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Is 2014 the Year of the 'Big Data Stack'?

Thor Olavsrud | Jan. 10, 2014
There is a dizzying array of big data reference architectures available today. 2014 may be the year we see a big data stack—similar to the LAMP stack that drove development of dynamic and interactive websites in the dotcom era—begin to coalesce.

One step further along is prescriptive analytics, sometimes considered the holy grail of business analytics, which takes those predictions and offers suggestions for ways to take advantage of future opportunities or mitigate future risks, along with the implications of the various options.

"You have to go through and do predictive to get value out of big data," he says. "It's a low likelihood that you're going to get a lot of value out of just slicing and dicing data. You've got to go all the way up the stack."

"At least 70, maybe even 80 percent of what we see around big data applications is now predictive or even prescriptive analytics," Daley adds. "That's necessity, they mother of invention. It starts at the bottom with data technology—storage, data manipulation, transformations, basic analytics. But what's happening more and more, finally, is predictive, advanced analytics is coming of age. It's becoming more and more mainstream."

While predictive analytics are somewhat mature, it's currently an area only data scientists are equipped to handle.

"I think predictive is a lot farther along than the bottom layer of the stack," Daley says. "From a technology standpoint, I think it's mature. But we need to figure out how to get it into the hands of a lot more users. We need to build it into apps that business users can access versus just data scientists."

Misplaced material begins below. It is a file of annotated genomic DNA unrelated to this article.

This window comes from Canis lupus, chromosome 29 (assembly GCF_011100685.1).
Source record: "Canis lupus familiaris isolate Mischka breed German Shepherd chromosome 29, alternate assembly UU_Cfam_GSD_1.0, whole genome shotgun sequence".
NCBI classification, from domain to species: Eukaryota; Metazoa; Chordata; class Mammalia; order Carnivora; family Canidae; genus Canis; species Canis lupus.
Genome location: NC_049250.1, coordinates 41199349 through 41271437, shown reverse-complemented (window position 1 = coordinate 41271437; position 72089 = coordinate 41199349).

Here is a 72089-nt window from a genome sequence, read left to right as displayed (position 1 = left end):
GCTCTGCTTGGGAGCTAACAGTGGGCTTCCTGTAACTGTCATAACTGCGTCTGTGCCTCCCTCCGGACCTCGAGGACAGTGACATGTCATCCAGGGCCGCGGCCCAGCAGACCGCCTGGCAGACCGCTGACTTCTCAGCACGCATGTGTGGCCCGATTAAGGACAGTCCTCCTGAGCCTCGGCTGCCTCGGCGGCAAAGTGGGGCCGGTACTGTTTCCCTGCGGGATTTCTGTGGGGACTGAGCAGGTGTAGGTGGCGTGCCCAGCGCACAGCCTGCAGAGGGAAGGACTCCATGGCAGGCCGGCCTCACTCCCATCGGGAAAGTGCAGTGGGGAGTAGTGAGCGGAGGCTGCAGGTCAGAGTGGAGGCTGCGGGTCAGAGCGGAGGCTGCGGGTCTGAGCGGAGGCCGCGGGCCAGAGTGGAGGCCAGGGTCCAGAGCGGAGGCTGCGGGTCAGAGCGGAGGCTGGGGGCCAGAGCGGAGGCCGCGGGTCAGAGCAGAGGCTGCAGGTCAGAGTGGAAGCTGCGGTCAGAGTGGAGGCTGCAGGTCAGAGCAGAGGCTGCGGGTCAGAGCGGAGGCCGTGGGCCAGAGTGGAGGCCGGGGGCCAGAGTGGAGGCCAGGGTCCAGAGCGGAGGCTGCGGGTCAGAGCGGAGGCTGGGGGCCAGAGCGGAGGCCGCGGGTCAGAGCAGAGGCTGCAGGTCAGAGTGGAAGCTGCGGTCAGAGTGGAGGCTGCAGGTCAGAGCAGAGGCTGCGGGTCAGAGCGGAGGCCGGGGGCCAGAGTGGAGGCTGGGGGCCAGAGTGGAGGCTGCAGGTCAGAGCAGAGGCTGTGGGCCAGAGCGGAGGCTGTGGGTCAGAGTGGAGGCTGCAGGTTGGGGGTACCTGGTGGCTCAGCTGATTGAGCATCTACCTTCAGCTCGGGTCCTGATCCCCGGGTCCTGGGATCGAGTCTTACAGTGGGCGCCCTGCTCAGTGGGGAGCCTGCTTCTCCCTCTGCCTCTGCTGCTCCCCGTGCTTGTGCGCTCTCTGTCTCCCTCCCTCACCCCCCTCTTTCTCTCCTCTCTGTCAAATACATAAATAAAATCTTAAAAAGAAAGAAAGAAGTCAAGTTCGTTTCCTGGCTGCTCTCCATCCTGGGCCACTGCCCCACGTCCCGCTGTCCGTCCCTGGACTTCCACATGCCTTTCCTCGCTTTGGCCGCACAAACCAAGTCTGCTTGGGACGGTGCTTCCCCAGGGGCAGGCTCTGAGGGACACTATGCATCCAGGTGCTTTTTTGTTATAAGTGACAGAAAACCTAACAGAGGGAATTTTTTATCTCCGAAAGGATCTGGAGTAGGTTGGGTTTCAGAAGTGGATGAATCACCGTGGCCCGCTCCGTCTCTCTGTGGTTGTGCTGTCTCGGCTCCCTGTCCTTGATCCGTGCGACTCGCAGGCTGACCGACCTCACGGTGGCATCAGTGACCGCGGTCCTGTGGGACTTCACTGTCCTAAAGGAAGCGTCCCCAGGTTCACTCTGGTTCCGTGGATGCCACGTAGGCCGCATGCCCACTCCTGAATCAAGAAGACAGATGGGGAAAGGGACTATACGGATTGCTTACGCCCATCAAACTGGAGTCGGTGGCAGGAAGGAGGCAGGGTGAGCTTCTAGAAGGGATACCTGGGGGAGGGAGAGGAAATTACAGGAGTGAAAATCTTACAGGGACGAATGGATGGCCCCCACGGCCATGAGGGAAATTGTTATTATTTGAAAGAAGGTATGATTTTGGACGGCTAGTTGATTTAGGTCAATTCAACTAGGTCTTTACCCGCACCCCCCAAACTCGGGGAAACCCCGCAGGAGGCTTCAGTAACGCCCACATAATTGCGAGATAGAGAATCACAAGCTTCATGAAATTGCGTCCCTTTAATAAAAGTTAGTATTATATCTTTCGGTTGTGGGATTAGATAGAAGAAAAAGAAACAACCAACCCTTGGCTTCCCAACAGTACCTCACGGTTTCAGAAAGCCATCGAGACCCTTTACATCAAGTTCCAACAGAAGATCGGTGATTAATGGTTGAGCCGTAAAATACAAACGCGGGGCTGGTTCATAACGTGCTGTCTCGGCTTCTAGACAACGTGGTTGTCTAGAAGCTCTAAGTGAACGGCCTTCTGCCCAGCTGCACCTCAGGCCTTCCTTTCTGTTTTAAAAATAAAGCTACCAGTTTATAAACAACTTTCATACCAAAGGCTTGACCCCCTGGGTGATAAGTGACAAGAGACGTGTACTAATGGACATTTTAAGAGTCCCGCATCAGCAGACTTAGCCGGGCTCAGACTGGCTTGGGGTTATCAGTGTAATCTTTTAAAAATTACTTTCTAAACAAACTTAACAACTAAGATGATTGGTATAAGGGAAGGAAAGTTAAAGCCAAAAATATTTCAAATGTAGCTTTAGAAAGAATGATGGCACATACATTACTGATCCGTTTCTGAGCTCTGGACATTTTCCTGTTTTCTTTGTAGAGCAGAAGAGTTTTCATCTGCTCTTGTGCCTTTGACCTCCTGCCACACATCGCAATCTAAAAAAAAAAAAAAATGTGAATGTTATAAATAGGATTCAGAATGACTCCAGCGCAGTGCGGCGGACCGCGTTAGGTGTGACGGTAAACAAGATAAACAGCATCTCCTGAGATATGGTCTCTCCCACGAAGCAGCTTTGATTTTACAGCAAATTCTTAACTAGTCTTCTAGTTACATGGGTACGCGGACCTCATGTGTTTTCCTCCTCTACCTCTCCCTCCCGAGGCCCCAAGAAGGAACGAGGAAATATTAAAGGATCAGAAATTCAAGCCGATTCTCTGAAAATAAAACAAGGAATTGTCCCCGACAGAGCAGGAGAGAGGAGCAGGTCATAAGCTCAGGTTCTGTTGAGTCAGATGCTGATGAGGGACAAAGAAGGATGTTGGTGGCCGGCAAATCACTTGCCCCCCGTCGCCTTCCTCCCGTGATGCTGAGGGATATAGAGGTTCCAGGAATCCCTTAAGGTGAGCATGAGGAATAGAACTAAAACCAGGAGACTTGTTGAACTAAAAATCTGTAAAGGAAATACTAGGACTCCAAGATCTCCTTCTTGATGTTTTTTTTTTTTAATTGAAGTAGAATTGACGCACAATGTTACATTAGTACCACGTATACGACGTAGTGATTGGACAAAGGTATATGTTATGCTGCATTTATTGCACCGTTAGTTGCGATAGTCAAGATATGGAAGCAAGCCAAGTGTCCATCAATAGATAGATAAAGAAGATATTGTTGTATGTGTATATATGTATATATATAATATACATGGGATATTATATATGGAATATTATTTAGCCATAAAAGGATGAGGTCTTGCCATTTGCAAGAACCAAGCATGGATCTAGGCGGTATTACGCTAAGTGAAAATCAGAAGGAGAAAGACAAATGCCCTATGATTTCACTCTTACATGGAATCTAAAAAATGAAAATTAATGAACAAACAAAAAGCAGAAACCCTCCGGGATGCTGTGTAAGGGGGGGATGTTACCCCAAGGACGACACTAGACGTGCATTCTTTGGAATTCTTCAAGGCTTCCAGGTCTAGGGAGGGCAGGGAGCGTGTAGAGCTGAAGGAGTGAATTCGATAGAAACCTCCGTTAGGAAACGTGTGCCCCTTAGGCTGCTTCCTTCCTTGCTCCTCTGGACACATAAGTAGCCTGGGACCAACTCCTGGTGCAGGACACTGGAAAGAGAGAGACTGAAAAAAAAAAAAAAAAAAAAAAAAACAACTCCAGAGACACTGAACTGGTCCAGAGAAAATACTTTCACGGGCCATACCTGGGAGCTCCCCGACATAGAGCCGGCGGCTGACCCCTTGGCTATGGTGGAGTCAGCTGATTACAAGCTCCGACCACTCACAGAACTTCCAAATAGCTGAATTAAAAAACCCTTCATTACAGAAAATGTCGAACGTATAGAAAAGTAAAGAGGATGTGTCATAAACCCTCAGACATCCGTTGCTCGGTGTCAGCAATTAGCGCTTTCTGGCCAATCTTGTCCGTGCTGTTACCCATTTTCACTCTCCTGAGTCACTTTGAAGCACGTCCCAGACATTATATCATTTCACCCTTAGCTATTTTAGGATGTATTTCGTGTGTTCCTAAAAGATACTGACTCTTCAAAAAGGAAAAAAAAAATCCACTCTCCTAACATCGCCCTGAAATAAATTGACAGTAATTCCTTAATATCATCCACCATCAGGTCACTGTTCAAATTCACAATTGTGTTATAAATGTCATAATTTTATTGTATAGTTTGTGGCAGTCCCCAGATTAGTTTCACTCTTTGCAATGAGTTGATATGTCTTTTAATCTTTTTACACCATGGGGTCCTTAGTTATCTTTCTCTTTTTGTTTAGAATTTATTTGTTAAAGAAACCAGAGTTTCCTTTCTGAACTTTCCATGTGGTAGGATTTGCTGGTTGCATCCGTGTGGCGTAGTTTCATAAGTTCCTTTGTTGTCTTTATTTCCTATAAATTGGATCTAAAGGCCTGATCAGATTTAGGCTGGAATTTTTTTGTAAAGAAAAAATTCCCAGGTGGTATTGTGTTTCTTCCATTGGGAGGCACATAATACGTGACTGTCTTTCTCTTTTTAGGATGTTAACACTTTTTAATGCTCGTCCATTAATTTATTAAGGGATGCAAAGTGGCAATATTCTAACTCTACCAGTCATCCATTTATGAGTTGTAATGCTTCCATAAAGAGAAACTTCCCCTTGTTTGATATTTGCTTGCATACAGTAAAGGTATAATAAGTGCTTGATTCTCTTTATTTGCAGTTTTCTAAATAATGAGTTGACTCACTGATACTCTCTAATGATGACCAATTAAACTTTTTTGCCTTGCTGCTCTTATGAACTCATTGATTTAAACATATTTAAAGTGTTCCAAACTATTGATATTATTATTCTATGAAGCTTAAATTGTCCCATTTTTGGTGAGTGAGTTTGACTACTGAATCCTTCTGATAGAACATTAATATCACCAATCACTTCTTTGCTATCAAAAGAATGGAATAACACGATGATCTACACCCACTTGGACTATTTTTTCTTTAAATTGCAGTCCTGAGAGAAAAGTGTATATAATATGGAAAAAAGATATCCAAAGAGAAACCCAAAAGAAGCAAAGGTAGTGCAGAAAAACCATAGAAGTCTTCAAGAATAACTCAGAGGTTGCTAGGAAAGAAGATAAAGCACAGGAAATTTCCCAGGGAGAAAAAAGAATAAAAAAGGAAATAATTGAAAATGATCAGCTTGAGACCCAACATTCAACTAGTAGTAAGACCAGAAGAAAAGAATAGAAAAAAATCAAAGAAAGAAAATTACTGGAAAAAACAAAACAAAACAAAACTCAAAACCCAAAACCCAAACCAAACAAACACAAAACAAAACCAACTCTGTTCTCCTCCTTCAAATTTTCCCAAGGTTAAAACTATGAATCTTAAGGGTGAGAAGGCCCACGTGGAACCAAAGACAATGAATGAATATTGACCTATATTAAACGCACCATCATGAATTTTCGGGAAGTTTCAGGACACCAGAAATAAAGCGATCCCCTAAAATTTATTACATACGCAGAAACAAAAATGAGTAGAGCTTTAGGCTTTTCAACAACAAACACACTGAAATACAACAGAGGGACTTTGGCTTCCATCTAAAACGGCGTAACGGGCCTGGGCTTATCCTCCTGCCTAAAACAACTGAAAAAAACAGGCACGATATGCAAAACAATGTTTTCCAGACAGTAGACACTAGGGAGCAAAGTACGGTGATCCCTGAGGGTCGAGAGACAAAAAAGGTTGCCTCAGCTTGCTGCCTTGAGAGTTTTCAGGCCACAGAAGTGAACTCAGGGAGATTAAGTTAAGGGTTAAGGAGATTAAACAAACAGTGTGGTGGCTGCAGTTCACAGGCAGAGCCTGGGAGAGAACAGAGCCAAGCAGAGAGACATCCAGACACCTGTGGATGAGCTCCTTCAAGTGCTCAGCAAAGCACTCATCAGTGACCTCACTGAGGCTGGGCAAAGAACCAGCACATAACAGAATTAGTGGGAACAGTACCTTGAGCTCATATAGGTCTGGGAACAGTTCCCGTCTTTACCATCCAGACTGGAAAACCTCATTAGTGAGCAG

What's That Spell? DIAP? PAID?
Call it the DIAP stack. Or maybe start from the top and call it the PAID stack. The trick now, Daley says, is not just adding more maturity to component technologies like Hadoop and NoSQL, it's providing integration up and down the stack.

"That's a very key point," he says. "To date, all these things are separate. A lot of companies only do one of these things. Hortonworks will only do the data side, they won't do integration, for example. But customers like to go through and buy an integrated stack. We should at least make sure that our products up and down those stacks are truly integrated. That's where it's going to have to get to. In order to really get adopted, products and vendors are going to need to work up and down that stack. I need to support every flavor of Hadoop—at least the commercially favorable ones. And it's the same thing for NoSQL."

 

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